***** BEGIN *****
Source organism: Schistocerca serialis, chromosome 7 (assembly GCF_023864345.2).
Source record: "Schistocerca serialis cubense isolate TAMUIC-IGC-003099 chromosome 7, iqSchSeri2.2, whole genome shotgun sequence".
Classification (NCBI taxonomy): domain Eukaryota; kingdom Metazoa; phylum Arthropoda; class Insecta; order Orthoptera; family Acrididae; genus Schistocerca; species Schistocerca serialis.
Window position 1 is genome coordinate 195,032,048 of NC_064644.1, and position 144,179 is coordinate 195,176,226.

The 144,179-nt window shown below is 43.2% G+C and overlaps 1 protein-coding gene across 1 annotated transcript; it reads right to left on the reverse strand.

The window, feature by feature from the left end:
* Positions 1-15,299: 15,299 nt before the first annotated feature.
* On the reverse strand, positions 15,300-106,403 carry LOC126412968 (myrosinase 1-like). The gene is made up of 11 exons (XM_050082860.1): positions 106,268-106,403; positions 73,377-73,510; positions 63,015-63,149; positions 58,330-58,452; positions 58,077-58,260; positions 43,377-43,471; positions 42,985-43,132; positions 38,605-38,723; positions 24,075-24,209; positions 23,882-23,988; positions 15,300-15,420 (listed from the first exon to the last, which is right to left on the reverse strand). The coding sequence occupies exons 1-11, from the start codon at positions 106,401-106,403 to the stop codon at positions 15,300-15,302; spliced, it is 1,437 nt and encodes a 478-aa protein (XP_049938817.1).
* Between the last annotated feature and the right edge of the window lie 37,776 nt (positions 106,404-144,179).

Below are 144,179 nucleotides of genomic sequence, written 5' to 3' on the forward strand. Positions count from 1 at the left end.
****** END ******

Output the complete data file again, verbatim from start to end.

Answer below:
Source organism: Schistocerca serialis, chromosome 7 (assembly GCF_023864345.2).
Source record: "Schistocerca serialis cubense isolate TAMUIC-IGC-003099 chromosome 7, iqSchSeri2.2, whole genome shotgun sequence".
Classification (NCBI taxonomy): domain Eukaryota; kingdom Metazoa; phylum Arthropoda; class Insecta; order Orthoptera; family Acrididae; genus Schistocerca; species Schistocerca serialis.
Window position 1 is genome coordinate 195,032,048 of NC_064644.1, and position 144,179 is coordinate 195,176,226.

The 144,179-nt window shown below is 43.2% G+C and overlaps 1 protein-coding gene across 1 annotated transcript; it reads right to left on the reverse strand.

The window, feature by feature from the left end:
* Positions 1-15,299: 15,299 nt before the first annotated feature.
* On the reverse strand, positions 15,300-106,403 carry LOC126412968 (myrosinase 1-like). The gene is made up of 11 exons (XM_050082860.1): positions 106,268-106,403; positions 73,377-73,510; positions 63,015-63,149; positions 58,330-58,452; positions 58,077-58,260; positions 43,377-43,471; positions 42,985-43,132; positions 38,605-38,723; positions 24,075-24,209; positions 23,882-23,988; positions 15,300-15,420 (listed from the first exon to the last, which is right to left on the reverse strand). The coding sequence occupies exons 1-11, from the start codon at positions 106,401-106,403 to the stop codon at positions 15,300-15,302; spliced, it is 1,437 nt and encodes a 478-aa protein (XP_049938817.1).
* Between the last annotated feature and the right edge of the window lie 37,776 nt (positions 106,404-144,179).

Below are 144,179 nucleotides of genomic sequence, written 5' to 3' on the forward strand. Positions count from 1 at the left end.